Exclusive: Jason Clayborn Talks ‘Choir Sessions’ & Previews New Record

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Seasoned recording artist, songwriter and producer, Jason Clayborn has gospel music roots that run deep. Clayborn has written several hit songs for some of the biggest artists in the genre including VaShawn Mitchell’s “I Worship You” and “Over and Over,” Wess Morgan’s “Get Me Thru,” Ricky Dillard’s “I Survived It,” and Hezekiah Walker’s “You’re All I Need”. He has toured the world including several European and African stints with Dr. Ron Kenoly. In 2002, Clayborn was signed to Tyscot Records as a member of the world-renowned hip-hop gospel group The Righteous Riders. In the years that followed, Clayborn was nominated for three Gospel Music Association (GMA) awards, and a Stellar Award. In April of 2016, Clayborn founded The Atmosphere Changers (also known as TAC), a gospel music choir comprised of young adults from Kentucky, Indiana, and Ohio. In February of 2019, Clayborn rejoined the Tyscot Records family. Clayborn & The Atmosphere Changers released their debut single to radio in June of 2019. Most recently, Clayborn joined forces with world-renowned worship leader Stephen McWhirter for the release of their collaborative album, Choir Sessions, in December 2020. And coming up in April 2021, Clayborn is poised to drop a new collection with The Atmosphere Changers titled God Made It Beautiful. In this TCB Exclusive, Clayborn talks about working on new music during the pandemic, what inspired the Choir Sessions album and what song off his new record the world most needs to hear right now.

The COVID-19 pandemic has certainly affected all areas of the industry including writing and recording new music. How was constructing the Choir Sessions album with Stephen McWhirter impacted by the pandemic? And, how did you meet these new challenges?
When we were working on the record, me and Stephen McWhirter, we spaced it out so we could get as much work done in the session. So we normally had 4-5 hour sessions with everybody making sure they had COVID tests and temperature checks to ensure everyone was healthy. After about 3 sessions, we had a ten song album. And the good thing about me and Stephen is that we both have in-home studios, so it is easy for us to record the demos so the choir can learn them quicker. We had to cut each song about four or five times until we got what we needed, but that was pretty much it. It worked out great and people are loving the record, and I’m just happy to be a part!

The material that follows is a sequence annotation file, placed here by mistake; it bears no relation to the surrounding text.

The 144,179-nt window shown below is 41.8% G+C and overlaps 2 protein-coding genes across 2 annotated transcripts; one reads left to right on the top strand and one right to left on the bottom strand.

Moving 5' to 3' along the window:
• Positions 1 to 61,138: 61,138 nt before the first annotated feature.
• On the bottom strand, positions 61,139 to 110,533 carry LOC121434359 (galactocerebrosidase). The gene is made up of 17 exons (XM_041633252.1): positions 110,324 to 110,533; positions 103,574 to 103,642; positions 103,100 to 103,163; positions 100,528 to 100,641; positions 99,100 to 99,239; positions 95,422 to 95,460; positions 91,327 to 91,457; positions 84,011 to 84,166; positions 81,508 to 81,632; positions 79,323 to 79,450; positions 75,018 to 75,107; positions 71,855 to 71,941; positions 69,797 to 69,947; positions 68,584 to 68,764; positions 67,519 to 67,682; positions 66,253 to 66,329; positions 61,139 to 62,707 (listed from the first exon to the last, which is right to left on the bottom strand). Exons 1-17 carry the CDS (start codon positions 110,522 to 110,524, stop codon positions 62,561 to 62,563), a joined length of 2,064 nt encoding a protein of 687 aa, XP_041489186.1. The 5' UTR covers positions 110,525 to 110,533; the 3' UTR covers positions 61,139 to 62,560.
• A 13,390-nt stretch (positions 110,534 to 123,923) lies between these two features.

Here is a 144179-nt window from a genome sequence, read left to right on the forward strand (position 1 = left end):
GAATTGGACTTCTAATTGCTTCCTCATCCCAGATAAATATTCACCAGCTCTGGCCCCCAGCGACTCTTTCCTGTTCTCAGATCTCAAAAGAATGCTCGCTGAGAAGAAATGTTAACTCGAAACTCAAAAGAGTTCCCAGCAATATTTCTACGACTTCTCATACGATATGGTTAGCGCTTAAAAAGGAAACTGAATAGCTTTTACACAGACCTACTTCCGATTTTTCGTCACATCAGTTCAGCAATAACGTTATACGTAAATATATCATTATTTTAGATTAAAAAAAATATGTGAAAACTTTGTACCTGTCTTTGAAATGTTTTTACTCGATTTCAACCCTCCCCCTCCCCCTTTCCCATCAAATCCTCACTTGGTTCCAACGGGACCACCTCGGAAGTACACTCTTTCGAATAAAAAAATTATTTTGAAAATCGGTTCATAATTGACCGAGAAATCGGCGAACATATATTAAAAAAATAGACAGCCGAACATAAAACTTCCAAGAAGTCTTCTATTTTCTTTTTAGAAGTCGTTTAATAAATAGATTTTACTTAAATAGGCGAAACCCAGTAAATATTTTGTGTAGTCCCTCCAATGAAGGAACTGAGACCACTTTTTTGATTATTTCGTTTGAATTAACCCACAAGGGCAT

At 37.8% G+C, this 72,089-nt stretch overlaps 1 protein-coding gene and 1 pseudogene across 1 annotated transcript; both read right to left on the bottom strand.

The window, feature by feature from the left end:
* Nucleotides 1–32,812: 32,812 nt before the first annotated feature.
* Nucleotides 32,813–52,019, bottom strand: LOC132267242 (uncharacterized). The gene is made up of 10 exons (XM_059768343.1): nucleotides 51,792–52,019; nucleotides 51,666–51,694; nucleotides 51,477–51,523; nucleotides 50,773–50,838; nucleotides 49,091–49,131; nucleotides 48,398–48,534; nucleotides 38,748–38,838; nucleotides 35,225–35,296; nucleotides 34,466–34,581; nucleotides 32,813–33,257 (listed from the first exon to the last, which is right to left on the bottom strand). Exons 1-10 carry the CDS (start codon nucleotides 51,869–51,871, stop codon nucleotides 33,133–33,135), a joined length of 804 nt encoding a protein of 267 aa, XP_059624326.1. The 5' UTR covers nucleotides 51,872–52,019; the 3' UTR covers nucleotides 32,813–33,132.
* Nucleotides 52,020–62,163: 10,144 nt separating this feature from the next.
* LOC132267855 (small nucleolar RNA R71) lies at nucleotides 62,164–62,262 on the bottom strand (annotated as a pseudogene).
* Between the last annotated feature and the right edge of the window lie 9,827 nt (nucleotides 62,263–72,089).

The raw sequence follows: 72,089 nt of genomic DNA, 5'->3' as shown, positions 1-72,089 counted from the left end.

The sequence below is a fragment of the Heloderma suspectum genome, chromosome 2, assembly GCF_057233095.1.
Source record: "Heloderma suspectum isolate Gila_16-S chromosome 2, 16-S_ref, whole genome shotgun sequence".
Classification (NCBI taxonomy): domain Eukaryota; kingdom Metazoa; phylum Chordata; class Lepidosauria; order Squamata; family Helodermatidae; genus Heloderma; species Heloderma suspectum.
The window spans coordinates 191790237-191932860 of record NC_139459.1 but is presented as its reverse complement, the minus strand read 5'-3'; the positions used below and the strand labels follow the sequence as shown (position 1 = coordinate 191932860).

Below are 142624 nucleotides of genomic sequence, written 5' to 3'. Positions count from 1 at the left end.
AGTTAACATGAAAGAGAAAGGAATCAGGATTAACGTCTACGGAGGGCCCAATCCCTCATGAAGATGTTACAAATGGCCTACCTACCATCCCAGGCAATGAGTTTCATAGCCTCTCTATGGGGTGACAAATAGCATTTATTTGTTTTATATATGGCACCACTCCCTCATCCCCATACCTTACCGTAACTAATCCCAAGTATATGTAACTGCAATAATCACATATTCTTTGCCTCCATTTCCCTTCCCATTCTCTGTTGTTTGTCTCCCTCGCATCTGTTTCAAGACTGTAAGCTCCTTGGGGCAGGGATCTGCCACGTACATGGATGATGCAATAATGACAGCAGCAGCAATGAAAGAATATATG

How did the opportunity to make this collaborative album come to be and how long was it in the making?
It really wasn’t that long [in the making]. Stephen said he was out walking one day and the Lord spoke to him and said He wanted him to do a choir record. Stephen wasn’t sure how to do a choir record, so he called me and asked me to write some songs. It was really organic – we wanted each of us to be ourselves and not tailor or water down who we are. So we brought both of us together. He wasn’t trying to get me to do CCM worship, and I wasn’t trying to make him be a gospel choir. But we came together and wrote each song in like 20-30 minutes. It was no time and almost felt too easy, but it was of course God breathed. It’s been just super fun to marry cultures, and I just think that’s what needs to be done in our churches too – respecting our cultures and then talking about the elephants in the room. Deal with the elephants and move on being kingdom.

Choirsessions

What were some of your biggest personal influences in crafting Choir Sessions?
Tailoring back to the old school choirs and making sure we kept that element in there, as well as keeping an element of worship. We wanted to make sure the songs were catchy and easy to sing. Gospel has the tendency for a little more musicality in it than CCM, so we wanted to do that, but we wanted to keep the feel of both. Stephen and I are both soulful too, so we had to add that old Motown feel of R&B and pop too for a little flair. So it almost creates a new genre in the Christian market.

The ten track album contains a variety of sounds that may attract listeners outside of the traditional gospel genre. Can you talk about the intention to present such an encompassing sound?